None:
Polyps:
Strongs:

An Apology For Heresy

The book completes with a metaphysical purpose for the posited "angel of the church" (the "right hand of God"). The extra-biblical heresy of which I write is not that the "angel" could be sent to the world and then into the church in the last days, but that he is either, in all truth, as one found completely sinless or instead he is only a wretched sinner. Both would be heretical to conceive any idea upon (as upon Christ's right hand); even if his arrival is truly necessary and also prophecised. So, in declaring some apparent truth to both: I am, actually, become a heresiarch; yet (though this may not surprise), I do not owe anyone else anything for this doctrinal heresy as it is laid out in the book. I state I wrote it and not the Holy Spirit; so, take it or leave it - it as a mechanism fulfills all of the requirements of the Revelation itself.

Act 24:14 But this I confess unto thee, that after the way which they call heresy, so worship I the God of my fathers, believing all things which are written in the law and in the prophets: (KJV)

I only have one other example of such a repeat visitation: of John the Baptist as Elijah reborn - and if this was such an episode with which we have little problem (though he himself denied he was the prophet Elijah) including, may we also say the same of Christ's right hand? Would Christ's own angel deny this fact? Is he free to? It would appear that he very well could and still keep his crown! (Christ Himself said the least in the kingdom was greater than John!)

So, without excusing myself of this heresy, I make mention that things are not always so black and white but that there are certainly two constants to Christ's instructions given in the seven letters. Firstly, the angel must never deny the mechanisms of his own salvation (i.e. those being Christ and of His - and also His Father's - new name(s)) and secondly, he must never corrupt the church with false doctrine.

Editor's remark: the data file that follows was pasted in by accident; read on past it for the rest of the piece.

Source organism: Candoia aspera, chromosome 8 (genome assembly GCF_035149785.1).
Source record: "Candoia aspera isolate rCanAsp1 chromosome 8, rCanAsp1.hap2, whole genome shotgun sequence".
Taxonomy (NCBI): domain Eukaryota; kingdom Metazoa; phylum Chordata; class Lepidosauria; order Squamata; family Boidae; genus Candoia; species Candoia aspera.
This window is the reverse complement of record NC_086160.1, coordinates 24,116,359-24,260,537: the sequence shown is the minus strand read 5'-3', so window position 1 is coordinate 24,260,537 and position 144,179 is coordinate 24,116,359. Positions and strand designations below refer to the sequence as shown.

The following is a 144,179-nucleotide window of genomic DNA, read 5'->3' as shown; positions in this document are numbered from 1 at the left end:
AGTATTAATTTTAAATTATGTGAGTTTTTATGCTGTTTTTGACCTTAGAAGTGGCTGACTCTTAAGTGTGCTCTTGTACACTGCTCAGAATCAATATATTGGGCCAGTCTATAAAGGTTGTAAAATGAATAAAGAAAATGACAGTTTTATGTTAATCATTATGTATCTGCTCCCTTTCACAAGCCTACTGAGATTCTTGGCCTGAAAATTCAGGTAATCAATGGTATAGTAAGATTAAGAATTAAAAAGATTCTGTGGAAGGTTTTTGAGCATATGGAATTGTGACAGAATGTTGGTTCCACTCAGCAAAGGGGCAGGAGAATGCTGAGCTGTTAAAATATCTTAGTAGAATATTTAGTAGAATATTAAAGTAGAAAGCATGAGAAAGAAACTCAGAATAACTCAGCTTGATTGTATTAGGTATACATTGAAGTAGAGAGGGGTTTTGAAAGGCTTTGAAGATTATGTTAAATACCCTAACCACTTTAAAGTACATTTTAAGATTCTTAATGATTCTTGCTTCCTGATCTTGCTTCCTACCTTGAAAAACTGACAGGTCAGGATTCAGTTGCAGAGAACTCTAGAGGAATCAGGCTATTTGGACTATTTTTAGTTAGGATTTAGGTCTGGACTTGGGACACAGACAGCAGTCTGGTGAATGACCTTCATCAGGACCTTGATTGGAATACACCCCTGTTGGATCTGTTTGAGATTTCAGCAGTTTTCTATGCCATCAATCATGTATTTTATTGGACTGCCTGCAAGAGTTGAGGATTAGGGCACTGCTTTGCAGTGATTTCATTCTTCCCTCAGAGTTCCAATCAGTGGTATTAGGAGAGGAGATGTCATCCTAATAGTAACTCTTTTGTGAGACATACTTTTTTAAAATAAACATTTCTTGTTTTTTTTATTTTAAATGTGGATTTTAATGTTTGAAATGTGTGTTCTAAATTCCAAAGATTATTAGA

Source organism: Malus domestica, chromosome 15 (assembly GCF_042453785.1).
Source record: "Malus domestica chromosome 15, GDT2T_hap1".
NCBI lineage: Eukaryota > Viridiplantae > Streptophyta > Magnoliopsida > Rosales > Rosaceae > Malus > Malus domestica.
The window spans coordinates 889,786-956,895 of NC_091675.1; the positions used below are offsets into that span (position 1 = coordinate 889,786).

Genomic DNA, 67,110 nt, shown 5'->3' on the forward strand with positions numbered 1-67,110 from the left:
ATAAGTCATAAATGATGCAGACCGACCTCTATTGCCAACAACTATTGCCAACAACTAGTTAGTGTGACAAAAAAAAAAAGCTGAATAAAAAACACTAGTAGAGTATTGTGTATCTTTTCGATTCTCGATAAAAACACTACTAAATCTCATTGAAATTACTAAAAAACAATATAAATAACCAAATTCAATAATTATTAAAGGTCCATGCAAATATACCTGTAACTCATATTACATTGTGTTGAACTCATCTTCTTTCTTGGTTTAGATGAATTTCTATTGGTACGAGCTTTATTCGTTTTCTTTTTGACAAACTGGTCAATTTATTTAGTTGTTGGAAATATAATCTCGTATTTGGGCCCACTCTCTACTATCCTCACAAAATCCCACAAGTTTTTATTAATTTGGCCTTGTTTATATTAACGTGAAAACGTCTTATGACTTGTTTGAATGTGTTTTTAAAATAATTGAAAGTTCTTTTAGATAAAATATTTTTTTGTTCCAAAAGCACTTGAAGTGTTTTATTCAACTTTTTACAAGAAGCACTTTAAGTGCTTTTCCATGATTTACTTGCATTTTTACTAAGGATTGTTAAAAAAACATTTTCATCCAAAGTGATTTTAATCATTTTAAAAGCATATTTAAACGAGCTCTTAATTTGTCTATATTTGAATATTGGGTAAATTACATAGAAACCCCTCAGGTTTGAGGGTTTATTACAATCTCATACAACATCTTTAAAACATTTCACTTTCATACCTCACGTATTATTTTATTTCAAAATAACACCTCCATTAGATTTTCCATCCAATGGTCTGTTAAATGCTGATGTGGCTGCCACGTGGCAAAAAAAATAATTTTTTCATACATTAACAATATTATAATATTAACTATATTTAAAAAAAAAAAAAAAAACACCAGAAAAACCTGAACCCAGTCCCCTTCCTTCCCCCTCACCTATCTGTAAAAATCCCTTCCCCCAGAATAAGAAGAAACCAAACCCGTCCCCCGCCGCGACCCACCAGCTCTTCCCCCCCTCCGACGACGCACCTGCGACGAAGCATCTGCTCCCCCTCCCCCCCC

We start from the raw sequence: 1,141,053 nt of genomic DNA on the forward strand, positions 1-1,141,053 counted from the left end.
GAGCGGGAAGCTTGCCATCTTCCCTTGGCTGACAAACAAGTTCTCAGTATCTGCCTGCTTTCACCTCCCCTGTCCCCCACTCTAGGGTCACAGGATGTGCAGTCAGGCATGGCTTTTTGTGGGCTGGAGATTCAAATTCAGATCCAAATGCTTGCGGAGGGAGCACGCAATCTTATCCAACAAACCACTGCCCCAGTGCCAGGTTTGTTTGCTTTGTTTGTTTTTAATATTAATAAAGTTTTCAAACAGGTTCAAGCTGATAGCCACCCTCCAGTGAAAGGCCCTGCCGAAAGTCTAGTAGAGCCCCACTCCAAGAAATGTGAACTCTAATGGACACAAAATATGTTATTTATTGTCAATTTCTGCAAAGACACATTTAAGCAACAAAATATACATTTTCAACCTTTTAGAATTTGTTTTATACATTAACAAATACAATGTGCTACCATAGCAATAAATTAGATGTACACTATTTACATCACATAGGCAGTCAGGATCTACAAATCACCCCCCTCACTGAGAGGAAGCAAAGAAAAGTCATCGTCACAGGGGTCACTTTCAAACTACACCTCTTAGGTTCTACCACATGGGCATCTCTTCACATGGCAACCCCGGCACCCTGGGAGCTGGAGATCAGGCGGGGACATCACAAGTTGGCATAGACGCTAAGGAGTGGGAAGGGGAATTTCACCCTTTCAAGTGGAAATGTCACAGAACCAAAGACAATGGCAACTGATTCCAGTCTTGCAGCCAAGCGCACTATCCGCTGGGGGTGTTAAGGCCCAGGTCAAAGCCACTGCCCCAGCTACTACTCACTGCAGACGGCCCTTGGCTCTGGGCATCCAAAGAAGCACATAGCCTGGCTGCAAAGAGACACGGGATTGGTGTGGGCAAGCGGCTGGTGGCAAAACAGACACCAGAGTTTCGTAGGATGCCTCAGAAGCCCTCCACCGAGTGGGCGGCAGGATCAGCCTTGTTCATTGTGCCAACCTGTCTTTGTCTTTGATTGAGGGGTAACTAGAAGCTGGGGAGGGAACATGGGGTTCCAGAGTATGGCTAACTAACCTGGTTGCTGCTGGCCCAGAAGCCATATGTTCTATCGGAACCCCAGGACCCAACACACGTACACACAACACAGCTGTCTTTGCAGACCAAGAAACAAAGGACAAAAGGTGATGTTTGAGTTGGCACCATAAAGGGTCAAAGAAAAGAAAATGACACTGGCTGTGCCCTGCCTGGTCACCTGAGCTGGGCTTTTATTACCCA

There is no conviction of sin in the letters beyond these requirements; which would reckon true for the principal one that only has to ensure the logical inference that no positive predicate may entail that he, the least, cannot be saved. I.e N¬(Pos(x)&¬l-1), and under modal collapse in his circuit this is always the case.

If this makes no sense then I do apologise for it, read the book.

No one can convict John the Baptist of sin from the scriptures besides only a little worrying; is not this a lesson for us all? Yet it is true that he indeed must have been a sinner also; yet the least is greater in any such respect; not only because his sins are not counted for him as iniquity but are struck out as of his accuser only, but also because of his being sent to the world with a necessary work of charity; and I cannot supply scriptural evidence for that either!

That work is, itself, part of the mechanism of his own salvation and of all others left still captive in hell and (damned aside from Christ) along with him. Why? Simply because I conjectured the least to overcome under the very worst circumstances and in this respect the least has a use where Christ cannot otherwise save, except through justifying the least sinless by those same mechanisms. This may seem self-fulfilling and indeed it is: yet there is no reason why it may not be!

Were I to claim the angel a sinner I would be blaspheming the Father that sent him. Likewise, to claim to the contrary is to beggar belief! I instead claim that there is a mechanism of charity that surely keeps him blameless. For this, I commit that heresy.

So, to put this bluntly, if you wish to read heresy read on; if you wish to go without then do so! Whatever you do, don't accept the ideas that follow as if scripture; they are not. Yet if you read them, is there wriggle room there for an angel to remain blameless?

I would only ask you to remember that Satan has waited a long time for the "end" and it is rapidly closing in on the world. The justification of the least requires the heaviest constraints that God may permit upon any servant of His own; to all others in Christ, we all (every one of us) greatly benefit from our equality!


Continue To Next Page

Return To Section Start


'